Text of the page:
Ramadan Dinner in honor of Tariq Fischer

Editor’s note: This article was initially published in The Daily Gazette, Swarthmore’s online, daily newspaper founded in Fall 1996. As of Fall 2018, the DG has merged with The Phoenix. See the about page to read more about the DG.

This year’s Ramadan Dinner, sponsored by the Muslim Student Association, was held last Tuesday night in upper Tarble. The dinner was held in honor of Tariq Fischer, a Swarthmore student who was killed in an automobile accident in July 2004. His mother, Asma Fischer, who donated generously in Tariq’s memory to develop the Islamic Studies department, was present at the dinner.

Kaukab Siddique, Tariq’s uncle and a professor at Lincoln University, also attended the dinner. “I remember spending Ramadan with him [Fischer] last year. To me, Ramadan means having awareness, being conscious of what’s going on in the world, and having compassion for all people,” Siddique said.

Ramadan is the ninth month of the Muslim calendar, and the fast of Ramadan traditionally lasts for the entire month. Muslims believe that the revelation of the Qur’an to the Prophet Muhammad began during the month of Ramadan.

Gabriel Ramirez ‘10 is one Swarthore student who fasted for Ramadan. “For me, it [fasting] wasn’t too bad. It involves fasting from sunrise to sunset, and I have fasted for Ramadan before,” he said.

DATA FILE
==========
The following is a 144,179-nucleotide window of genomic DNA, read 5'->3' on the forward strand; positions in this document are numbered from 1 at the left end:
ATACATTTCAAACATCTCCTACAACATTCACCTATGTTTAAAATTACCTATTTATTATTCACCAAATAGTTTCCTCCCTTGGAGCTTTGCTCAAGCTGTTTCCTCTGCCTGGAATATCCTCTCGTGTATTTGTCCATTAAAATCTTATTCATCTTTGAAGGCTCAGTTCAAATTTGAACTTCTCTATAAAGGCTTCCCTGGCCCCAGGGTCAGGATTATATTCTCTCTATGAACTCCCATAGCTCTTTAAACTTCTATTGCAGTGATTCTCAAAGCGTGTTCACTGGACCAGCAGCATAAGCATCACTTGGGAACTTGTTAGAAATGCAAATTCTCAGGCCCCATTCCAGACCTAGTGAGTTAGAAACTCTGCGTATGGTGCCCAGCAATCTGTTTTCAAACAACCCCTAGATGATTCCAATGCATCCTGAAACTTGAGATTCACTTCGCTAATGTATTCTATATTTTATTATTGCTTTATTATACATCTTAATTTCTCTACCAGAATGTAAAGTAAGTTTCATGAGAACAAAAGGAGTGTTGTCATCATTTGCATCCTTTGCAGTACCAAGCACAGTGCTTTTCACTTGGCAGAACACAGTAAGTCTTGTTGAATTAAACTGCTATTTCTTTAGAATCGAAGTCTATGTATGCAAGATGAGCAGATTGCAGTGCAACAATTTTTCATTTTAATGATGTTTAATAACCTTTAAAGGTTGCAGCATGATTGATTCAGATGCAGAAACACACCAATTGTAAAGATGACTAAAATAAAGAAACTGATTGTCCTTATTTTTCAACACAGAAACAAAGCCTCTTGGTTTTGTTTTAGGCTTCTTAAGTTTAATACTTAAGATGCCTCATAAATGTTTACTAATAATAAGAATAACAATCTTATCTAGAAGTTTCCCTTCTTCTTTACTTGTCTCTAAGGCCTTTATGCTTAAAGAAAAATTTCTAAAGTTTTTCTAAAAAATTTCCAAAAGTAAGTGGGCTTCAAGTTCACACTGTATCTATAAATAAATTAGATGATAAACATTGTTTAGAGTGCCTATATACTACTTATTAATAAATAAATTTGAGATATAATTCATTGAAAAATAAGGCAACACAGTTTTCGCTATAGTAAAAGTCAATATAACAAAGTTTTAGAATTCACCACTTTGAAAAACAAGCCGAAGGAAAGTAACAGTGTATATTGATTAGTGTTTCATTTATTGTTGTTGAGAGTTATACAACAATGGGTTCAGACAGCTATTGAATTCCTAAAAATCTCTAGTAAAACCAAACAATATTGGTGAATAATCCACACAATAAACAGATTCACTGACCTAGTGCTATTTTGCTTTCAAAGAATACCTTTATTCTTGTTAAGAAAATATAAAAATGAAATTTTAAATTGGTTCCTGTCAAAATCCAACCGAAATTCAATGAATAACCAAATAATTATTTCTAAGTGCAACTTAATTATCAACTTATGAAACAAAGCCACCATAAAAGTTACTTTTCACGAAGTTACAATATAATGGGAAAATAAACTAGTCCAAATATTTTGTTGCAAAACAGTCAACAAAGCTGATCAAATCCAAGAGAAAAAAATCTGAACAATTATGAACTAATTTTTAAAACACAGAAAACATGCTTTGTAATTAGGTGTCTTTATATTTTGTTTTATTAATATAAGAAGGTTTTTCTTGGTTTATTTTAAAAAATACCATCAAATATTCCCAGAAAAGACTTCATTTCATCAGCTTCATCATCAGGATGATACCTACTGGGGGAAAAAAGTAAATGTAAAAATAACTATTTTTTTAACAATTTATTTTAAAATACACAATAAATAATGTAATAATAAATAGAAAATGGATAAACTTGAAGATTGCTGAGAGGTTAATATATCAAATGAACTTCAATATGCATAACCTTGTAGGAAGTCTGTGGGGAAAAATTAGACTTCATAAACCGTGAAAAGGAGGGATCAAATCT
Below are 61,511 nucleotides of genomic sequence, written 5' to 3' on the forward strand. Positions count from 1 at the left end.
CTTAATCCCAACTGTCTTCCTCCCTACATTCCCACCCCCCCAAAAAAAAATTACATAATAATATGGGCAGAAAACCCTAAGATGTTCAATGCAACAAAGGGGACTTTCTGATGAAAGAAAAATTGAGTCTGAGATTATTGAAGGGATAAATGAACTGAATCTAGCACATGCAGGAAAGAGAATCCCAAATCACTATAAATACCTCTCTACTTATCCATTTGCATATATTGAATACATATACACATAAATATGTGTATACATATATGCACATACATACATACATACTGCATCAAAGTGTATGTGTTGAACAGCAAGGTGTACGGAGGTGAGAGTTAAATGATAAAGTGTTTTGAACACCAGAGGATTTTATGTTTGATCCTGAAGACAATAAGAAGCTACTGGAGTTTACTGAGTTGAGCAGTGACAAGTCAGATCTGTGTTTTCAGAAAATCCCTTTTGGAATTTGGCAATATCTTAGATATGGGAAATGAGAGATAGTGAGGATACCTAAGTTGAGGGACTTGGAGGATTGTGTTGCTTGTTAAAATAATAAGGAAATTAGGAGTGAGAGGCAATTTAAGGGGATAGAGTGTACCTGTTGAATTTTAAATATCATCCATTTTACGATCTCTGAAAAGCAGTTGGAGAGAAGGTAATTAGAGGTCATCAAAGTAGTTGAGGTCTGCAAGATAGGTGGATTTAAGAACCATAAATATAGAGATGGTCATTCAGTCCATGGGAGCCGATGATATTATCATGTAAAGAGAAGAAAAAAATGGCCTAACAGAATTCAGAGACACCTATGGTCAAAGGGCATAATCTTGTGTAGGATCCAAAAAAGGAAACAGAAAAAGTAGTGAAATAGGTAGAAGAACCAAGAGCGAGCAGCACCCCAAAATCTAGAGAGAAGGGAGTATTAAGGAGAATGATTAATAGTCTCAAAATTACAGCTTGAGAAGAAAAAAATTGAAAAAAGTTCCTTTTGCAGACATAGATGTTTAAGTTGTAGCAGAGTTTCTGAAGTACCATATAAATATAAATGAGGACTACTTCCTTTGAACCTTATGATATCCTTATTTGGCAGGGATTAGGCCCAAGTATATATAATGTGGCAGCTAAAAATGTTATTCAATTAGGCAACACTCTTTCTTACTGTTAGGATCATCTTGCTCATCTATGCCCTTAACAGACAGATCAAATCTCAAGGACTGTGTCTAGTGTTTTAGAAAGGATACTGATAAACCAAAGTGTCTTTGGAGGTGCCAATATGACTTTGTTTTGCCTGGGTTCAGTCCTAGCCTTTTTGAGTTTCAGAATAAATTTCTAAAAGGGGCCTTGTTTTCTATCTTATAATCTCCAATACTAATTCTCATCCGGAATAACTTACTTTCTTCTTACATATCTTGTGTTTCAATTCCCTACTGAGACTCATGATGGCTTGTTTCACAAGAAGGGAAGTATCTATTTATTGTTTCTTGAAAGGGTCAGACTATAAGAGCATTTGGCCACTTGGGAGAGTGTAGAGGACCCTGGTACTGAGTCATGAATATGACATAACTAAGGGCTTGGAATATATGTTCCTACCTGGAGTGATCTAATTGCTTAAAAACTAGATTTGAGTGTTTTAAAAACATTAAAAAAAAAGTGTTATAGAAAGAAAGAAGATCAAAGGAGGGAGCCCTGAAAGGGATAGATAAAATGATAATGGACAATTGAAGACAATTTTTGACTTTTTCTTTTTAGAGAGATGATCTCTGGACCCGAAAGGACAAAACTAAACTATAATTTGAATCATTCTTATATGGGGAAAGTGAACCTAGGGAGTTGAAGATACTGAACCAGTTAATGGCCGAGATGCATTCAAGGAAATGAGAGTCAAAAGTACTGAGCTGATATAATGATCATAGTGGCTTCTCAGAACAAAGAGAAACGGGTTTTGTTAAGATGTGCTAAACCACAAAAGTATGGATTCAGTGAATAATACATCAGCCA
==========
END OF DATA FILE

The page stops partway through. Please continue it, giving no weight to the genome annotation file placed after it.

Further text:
Andrea Cornejo ’10, found that fasting made Ramadan especially meaningful for her. “It really made me show appreciation, not only for food, but for many material things. It made me think about everything I have. Also, I felt the experience was heightened by the feeling of solidarity from fasting with my friends,” she said.

Before dinner was served, guest speaker Imam Muhammad al-Homsi read a few verses from the Quran on Ramadan, and spoke on the meaning of this religious observance. “Ramadan is a wonderful opportunity for people to change and for Muslims to get to know their own religion,” he said.

Al-Homsi also talked about the importance of Islamic Studies departments in colleges and universities. “Understanding of Islam is vital, especially for a liberal arts education. Islam has a very rich history, culture, and a beautiful way of thinking,” he said.

Closing out the dinner was a performance by Baba Ali, a part time comedian who poked fun at racial profiling in airports and hostility towards Muslims post-9/11. Aside from performing, Ali creates educational comedy films on Islam with the group Ummah Films.

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